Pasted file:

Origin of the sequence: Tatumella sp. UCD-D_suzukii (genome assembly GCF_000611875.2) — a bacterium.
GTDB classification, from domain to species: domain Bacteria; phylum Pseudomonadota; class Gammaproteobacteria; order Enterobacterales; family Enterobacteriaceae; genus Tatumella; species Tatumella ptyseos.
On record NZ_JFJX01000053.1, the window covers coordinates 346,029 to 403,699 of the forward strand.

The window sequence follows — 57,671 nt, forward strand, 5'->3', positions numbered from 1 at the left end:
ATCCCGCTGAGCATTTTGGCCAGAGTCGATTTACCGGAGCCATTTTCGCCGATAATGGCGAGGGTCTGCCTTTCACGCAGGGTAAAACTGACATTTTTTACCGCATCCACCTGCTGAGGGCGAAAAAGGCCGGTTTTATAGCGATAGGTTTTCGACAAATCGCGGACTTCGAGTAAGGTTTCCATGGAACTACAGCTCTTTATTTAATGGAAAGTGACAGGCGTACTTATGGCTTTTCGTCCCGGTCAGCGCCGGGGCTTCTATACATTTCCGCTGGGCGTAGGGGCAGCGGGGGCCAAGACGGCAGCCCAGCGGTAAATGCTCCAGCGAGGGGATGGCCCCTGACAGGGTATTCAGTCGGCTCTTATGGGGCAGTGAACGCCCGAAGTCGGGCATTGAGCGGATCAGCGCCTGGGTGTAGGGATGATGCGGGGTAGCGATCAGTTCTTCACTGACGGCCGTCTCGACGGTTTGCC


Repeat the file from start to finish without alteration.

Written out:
Origin of the sequence: Tatumella sp. UCD-D_suzukii (genome assembly GCF_000611875.2) — a bacterium.
GTDB classification, from domain to species: domain Bacteria; phylum Pseudomonadota; class Gammaproteobacteria; order Enterobacterales; family Enterobacteriaceae; genus Tatumella; species Tatumella ptyseos.
On record NZ_JFJX01000053.1, the window covers coordinates 346,029 to 403,699 of the forward strand.

The window sequence follows — 57,671 nt, forward strand, 5'->3', positions numbered from 1 at the left end:
ATCCCGCTGAGCATTTTGGCCAGAGTCGATTTACCGGAGCCATTTTCGCCGATAATGGCGAGGGTCTGCCTTTCACGCAGGGTAAAACTGACATTTTTTACCGCATCCACCTGCTGAGGGCGAAAAAGGCCGGTTTTATAGCGATAGGTTTTCGACAAATCGCGGACTTCGAGTAAGGTTTCCATGGAACTACAGCTCTTTATTTAATGGAAAGTGACAGGCGTACTTATGGCTTTTCGTCCCGGTCAGCGCCGGGGCTTCTATACATTTCCGCTGGGCGTAGGGGCAGCGGGGGCCAAGACGGCAGCCCAGCGGTAAATGCTCCAGCGAGGGGATGGCCCCTGACAGGGTATTCAGTCGGCTCTTATGGGGCAGTGAACGCCCGAAGTCGGGCATTGAGCGGATCAGCGCCTGGGTGTAGGGATGATGCGGGGTAGCGATCAGTTCTTCACTGACGGCCGTCTCGACGGTTTGCC